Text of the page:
The Office of Technology Commercialization at the University of Texas is responsible for taking any scientific or biomedical discoveries made at the university and transitioning them into the marketplace. They work closely with the researchers to evaluate their work and find suitable industry partners and collaborators, and then manage the licensing or any resulting patented inventions or software. Since the 1980s UT has been one of the leading technology research and development colleges in the country, and in that time they have produced hundreds of patented discoveries and inventions. Every year the office awards faculty and students who have all helped make the world a better place with their inventions.
2015’s Inventor of the Year award was given to one of the fathers of the selective laser sintering process, Professor Joseph Beaman. Back in 1984 when Beaman was an associate profession of UT he was approached by a young undergrad student named Carl Deckard, who had an idea: What if they had a machine that could use a powerful laser to melt layers of powder together to create solid parts? Beaman saw value in the idea and agreed to work with Deckard, and even eventually took him on as a masters student later in the year. The road to developing the first working SLS prototype was a long one, and while Deckard was hard at work figuring out the best way to build it, Beaman was even harder at work making sure that they had all of the equipment that they needed.
As luck would have it, Texas was in the midst of an oil bust and the state decided to shift its focus over to the rapidly growing high-tech industries and they made sure to offer plenty of funds to schools to encourage the development of new technology. Meanwhile, the UT campus was moving its engineering department to a different building and had also made funds available for new equipment. Thanks to this fortuitous timing, Beaman was able to make sure that Deckard had the laser that he needed to start his work. And he didn’t exactly do it the right way; he initially suggested to the higher ups that it was for a process to cut sheet metal because he knew that they wouldn’t support a project as radical as SLS 3D printing.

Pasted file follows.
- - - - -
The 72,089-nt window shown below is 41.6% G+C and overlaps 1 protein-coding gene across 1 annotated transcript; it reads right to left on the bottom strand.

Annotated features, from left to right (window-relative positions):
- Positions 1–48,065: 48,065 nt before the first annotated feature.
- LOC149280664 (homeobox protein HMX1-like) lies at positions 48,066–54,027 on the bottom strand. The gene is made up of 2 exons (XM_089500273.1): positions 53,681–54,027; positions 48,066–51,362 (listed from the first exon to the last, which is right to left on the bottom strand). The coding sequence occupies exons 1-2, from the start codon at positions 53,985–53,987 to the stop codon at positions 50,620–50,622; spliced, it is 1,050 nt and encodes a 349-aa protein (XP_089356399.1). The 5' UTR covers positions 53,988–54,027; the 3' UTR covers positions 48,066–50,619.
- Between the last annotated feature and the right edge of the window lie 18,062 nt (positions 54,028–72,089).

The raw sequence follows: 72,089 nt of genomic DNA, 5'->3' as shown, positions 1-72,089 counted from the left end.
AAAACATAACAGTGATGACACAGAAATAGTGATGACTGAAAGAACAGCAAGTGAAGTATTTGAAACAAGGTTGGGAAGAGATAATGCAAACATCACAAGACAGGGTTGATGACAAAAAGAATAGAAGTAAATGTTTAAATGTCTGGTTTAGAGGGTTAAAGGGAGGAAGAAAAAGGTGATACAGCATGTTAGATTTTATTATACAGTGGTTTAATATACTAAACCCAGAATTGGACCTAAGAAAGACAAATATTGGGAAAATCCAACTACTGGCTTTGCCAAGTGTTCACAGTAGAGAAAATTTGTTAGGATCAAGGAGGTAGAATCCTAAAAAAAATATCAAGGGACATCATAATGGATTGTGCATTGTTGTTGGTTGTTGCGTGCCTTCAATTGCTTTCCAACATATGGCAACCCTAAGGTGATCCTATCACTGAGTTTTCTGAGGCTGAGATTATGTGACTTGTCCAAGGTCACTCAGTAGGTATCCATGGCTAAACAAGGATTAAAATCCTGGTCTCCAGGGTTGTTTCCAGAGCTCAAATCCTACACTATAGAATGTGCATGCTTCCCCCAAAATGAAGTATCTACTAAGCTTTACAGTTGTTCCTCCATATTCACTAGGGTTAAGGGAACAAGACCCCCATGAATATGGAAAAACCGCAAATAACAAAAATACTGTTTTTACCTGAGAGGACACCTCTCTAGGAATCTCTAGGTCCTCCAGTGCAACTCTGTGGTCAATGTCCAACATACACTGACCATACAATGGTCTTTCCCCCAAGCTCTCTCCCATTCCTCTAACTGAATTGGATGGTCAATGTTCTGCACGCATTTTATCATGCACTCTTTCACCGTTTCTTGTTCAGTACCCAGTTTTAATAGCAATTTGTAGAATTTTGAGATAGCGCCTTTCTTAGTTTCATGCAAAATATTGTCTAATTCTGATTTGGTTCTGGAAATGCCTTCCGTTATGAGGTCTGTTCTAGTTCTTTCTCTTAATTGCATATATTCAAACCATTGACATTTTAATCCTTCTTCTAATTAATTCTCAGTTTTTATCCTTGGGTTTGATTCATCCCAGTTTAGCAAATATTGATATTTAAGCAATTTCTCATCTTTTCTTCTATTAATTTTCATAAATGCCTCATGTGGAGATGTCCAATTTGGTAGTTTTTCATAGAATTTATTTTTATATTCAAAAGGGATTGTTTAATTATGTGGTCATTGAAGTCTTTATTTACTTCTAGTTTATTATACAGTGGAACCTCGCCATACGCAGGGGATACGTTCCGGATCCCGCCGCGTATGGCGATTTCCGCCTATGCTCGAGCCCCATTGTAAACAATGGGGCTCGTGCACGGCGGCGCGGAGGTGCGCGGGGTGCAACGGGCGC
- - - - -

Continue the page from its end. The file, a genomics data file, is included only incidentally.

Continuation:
After two years of experimenting, the process had come far enough along to team up with a corporate partner–Nova Automation--and SLS would go on to become one of the most revolutionary industrial 3D printing applications in history. Something that would never of happened had Beaman not believed in his student’s idea, and fought long and hard to make it happen. Now a full Professor at UT and holder of the Earnest F. Gloyna Regents Chair in Engineering, Beaman makes sure that his students know that nothing is the result of a single inventor.
“I’ve never been the person to say I have to do it all. What I like about UT is it doesn’t have very big silos. To make this work we had to have people over at chemical engineering, electrical engineering and computer science. Engineers solve problems and they solve them one by one. I always tell my students engineering is really easy, because every problem we solve isn’t that difficult. The problem is you have to solve so many, and they all have to work,” Beaman explained to UT News.